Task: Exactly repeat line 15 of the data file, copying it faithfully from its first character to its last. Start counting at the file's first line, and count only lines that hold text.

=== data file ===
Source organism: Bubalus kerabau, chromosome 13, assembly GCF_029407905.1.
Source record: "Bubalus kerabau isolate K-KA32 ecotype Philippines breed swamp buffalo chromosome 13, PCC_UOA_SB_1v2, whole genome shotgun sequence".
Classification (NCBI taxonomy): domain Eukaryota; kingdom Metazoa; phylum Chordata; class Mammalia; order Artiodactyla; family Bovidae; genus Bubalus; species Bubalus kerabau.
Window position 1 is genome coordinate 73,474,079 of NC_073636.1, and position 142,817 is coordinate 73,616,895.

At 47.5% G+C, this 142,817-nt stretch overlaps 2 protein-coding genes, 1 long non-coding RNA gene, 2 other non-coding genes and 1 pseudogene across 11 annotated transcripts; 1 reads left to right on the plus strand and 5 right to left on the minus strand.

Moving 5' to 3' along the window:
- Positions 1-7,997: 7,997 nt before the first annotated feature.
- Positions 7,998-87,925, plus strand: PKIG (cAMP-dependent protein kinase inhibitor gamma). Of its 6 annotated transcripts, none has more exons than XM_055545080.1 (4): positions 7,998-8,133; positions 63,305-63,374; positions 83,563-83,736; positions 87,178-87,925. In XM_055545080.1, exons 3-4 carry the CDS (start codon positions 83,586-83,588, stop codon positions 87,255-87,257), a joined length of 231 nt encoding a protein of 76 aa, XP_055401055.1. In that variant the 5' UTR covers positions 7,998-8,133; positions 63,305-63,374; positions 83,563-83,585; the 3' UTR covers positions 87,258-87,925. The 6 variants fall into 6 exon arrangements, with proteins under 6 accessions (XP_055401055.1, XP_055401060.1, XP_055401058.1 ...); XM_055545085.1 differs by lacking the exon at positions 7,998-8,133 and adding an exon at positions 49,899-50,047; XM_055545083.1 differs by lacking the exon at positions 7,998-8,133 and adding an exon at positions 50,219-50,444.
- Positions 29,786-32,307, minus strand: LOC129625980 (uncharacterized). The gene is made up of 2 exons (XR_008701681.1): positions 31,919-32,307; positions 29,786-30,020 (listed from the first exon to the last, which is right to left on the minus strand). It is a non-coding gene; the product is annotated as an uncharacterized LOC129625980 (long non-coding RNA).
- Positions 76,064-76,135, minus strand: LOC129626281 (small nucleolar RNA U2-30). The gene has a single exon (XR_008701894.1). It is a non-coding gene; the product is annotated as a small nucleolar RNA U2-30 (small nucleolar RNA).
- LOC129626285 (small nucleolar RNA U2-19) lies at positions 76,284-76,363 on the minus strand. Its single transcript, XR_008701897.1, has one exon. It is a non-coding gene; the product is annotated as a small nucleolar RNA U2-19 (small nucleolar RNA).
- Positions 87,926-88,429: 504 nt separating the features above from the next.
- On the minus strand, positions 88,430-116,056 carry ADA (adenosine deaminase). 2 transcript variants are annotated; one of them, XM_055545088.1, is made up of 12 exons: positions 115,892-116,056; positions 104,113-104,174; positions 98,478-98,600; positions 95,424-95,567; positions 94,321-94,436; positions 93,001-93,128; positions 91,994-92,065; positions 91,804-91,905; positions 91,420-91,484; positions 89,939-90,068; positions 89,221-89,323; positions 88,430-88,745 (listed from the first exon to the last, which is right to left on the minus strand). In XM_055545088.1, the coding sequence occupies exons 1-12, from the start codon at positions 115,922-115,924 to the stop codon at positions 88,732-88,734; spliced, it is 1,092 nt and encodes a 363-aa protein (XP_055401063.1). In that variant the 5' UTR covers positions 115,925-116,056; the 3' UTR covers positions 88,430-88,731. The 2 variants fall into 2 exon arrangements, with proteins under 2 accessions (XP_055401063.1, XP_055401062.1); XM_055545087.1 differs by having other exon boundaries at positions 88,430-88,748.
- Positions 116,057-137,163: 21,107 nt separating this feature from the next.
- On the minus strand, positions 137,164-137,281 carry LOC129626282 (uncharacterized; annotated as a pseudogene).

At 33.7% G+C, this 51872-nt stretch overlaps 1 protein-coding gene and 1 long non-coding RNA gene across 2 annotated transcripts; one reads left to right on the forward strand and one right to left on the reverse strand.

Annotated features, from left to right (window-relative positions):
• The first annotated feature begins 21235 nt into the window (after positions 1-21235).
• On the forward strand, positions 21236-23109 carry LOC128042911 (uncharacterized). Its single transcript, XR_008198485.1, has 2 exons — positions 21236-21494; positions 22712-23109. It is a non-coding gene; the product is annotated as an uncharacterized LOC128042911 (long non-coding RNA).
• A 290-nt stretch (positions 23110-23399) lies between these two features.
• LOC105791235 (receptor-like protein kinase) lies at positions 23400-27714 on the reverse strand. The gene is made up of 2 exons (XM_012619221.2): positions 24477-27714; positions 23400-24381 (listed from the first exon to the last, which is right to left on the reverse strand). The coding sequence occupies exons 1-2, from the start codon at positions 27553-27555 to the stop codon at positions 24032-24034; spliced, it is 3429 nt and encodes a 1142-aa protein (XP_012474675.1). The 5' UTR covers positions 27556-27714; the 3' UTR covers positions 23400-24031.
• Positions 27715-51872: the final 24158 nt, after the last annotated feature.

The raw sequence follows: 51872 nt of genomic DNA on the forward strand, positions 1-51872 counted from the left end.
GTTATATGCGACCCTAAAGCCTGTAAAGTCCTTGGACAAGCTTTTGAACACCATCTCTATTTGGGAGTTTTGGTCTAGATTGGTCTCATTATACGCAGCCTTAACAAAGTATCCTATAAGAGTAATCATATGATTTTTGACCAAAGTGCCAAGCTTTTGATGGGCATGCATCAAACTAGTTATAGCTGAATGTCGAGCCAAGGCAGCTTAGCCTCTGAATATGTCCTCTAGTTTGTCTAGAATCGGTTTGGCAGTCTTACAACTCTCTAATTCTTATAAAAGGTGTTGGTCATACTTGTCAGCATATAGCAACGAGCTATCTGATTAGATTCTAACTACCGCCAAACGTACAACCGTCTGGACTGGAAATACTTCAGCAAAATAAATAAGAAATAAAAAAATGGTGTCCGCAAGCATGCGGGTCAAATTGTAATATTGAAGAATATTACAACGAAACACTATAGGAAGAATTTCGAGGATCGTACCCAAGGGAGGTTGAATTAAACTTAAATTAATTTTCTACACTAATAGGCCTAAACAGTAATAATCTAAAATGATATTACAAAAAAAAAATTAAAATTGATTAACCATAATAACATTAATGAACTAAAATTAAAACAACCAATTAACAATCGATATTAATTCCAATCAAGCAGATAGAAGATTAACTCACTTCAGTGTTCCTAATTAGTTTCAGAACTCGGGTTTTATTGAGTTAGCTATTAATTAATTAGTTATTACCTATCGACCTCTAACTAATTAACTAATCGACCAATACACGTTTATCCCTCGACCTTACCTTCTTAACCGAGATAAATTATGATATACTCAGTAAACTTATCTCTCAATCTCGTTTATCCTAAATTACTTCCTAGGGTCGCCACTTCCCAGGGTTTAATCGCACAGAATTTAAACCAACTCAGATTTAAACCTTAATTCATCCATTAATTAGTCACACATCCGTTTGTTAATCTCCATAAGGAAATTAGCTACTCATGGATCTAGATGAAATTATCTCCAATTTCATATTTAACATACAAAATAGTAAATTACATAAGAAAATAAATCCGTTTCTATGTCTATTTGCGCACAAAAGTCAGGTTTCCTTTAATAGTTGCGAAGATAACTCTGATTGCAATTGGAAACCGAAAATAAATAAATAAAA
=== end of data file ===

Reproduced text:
- On the minus strand, positions 137,164-137,281 carry LOC129626282 (uncharacterized; annotated as a pseudogene).